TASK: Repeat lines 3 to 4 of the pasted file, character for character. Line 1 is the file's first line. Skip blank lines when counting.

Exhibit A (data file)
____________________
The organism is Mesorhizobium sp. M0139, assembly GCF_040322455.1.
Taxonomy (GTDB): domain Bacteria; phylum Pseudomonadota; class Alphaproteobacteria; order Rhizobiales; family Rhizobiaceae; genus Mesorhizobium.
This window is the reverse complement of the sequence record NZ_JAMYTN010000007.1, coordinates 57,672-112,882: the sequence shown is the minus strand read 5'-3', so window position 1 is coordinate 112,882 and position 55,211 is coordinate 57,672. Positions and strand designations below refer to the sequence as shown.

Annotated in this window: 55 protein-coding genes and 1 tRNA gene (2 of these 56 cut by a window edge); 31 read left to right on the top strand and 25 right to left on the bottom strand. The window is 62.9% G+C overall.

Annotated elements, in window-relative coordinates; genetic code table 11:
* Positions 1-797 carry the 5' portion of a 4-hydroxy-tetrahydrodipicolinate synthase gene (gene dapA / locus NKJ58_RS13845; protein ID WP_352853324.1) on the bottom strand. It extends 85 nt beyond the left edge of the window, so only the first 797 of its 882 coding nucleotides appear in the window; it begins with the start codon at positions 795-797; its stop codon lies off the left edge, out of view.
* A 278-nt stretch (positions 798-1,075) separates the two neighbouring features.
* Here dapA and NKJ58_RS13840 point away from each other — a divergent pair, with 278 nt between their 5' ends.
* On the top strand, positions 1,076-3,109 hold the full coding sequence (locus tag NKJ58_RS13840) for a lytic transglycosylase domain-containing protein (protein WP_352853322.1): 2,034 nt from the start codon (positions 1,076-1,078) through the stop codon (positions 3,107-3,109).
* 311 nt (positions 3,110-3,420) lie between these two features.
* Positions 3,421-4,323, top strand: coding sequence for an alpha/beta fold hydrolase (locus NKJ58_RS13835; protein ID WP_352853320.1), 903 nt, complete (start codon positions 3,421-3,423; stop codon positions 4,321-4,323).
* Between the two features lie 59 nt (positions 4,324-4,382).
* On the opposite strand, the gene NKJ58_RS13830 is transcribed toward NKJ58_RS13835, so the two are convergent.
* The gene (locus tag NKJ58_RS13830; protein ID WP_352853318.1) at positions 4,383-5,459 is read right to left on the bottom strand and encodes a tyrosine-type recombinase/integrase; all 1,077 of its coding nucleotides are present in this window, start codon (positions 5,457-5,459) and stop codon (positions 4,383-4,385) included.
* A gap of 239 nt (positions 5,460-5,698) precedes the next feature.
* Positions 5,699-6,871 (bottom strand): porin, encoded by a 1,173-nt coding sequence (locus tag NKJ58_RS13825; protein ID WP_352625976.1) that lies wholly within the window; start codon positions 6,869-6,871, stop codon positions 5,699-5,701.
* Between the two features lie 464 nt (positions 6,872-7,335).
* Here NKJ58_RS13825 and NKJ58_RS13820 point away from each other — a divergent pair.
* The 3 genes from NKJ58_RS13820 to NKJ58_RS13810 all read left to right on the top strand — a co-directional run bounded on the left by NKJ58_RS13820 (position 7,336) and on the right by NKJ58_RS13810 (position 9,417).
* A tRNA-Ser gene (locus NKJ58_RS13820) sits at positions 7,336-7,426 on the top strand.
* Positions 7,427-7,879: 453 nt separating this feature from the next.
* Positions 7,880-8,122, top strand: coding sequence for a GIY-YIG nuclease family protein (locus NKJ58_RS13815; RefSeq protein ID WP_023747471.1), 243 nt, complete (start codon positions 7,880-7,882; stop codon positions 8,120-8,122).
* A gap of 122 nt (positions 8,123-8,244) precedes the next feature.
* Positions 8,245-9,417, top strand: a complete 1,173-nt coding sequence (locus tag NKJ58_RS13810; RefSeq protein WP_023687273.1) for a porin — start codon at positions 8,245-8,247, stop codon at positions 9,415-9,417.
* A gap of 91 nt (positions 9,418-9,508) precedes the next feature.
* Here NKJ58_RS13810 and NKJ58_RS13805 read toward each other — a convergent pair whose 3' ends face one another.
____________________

This window is the reverse complement of the sequence record NZ_JAMYTN010000007.1, coordinates 57,672-112,882: the sequence shown is the minus strand read 5'-3', so window position 1 is coordinate 112,882 and position 55,211 is coordinate 57,672. Positions and strand designations below refer to the sequence as shown.

Annotated in this window: 55 protein-coding genes and 1 tRNA gene (2 of these 56 cut by a window edge); 31 read left to right on the top strand and 25 right to left on the bottom strand. The window is 62.9% G+C overall.